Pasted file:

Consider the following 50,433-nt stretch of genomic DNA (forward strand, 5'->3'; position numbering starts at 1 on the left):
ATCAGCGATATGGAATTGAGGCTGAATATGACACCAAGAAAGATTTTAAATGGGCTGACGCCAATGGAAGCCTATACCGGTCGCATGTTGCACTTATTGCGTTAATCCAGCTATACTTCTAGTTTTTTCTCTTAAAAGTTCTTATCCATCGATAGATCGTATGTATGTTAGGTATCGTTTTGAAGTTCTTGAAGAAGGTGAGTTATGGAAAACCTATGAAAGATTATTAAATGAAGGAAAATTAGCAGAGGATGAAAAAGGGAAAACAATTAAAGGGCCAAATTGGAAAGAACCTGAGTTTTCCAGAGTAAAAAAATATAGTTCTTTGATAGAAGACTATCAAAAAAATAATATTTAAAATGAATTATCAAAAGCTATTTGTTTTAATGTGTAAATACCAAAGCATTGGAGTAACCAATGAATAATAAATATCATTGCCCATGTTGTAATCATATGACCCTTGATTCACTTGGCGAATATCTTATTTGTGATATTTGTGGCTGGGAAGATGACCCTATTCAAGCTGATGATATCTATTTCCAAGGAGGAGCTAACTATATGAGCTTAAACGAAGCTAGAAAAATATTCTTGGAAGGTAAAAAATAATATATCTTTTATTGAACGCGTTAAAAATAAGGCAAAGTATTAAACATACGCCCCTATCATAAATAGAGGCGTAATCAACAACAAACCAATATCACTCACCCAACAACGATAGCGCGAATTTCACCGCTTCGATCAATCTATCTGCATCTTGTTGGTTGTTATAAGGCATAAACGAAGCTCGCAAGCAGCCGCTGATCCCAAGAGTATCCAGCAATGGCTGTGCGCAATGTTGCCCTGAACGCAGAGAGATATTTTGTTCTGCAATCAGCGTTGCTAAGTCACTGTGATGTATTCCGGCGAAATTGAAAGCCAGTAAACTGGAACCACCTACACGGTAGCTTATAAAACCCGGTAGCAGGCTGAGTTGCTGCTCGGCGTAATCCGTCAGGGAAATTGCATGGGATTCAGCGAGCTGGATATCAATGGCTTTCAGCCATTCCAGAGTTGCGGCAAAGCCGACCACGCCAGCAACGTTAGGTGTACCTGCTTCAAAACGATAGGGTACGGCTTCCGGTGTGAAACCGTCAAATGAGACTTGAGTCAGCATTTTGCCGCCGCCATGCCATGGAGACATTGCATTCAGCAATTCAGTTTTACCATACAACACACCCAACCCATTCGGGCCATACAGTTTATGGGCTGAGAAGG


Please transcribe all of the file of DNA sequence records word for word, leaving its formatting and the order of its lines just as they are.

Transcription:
Consider the following 50,433-nt stretch of genomic DNA (forward strand, 5'->3'; position numbering starts at 1 on the left):
ATCAGCGATATGGAATTGAGGCTGAATATGACACCAAGAAAGATTTTAAATGGGCTGACGCCAATGGAAGCCTATACCGGTCGCATGTTGCACTTATTGCGTTAATCCAGCTATACTTCTAGTTTTTTCTCTTAAAAGTTCTTATCCATCGATAGATCGTATGTATGTTAGGTATCGTTTTGAAGTTCTTGAAGAAGGTGAGTTATGGAAAACCTATGAAAGATTATTAAATGAAGGAAAATTAGCAGAGGATGAAAAAGGGAAAACAATTAAAGGGCCAAATTGGAAAGAACCTGAGTTTTCCAGAGTAAAAAAATATAGTTCTTTGATAGAAGACTATCAAAAAAATAATATTTAAAATGAATTATCAAAAGCTATTTGTTTTAATGTGTAAATACCAAAGCATTGGAGTAACCAATGAATAATAAATATCATTGCCCATGTTGTAATCATATGACCCTTGATTCACTTGGCGAATATCTTATTTGTGATATTTGTGGCTGGGAAGATGACCCTATTCAAGCTGATGATATCTATTTCCAAGGAGGAGCTAACTATATGAGCTTAAACGAAGCTAGAAAAATATTCTTGGAAGGTAAAAAATAATATATCTTTTATTGAACGCGTTAAAAATAAGGCAAAGTATTAAACATACGCCCCTATCATAAATAGAGGCGTAATCAACAACAAACCAATATCACTCACCCAACAACGATAGCGCGAATTTCACCGCTTCGATCAATCTATCTGCATCTTGTTGGTTGTTATAAGGCATAAACGAAGCTCGCAAGCAGCCGCTGATCCCAAGAGTATCCAGCAATGGCTGTGCGCAATGTTGCCCTGAACGCAGAGAGATATTTTGTTCTGCAATCAGCGTTGCTAAGTCACTGTGATGTATTCCGGCGAAATTGAAAGCCAGTAAACTGGAACCACCTACACGGTAGCTTATAAAACCCGGTAGCAGGCTGAGTTGCTGCTCGGCGTAATCCGTCAGGGAAATTGCATGGGATTCAGCGAGCTGGATATCAATGGCTTTCAGCCATTCCAGAGTTGCGGCAAAGCCGACCACGCCAGCAACGTTAGGTGTACCTGCTTCAAAACGATAGGGTACGGCTTCCGGTGTGAAACCGTCAAATGAGACTTGAGTCAGCATTTTGCCGCCGCCATGCCATGGAGACATTGCATTCAGCAATTCAGTTTTACCATACAACACACCCAACCCATTCGGGCCATACAGTTTATGGGCTGAGAAGG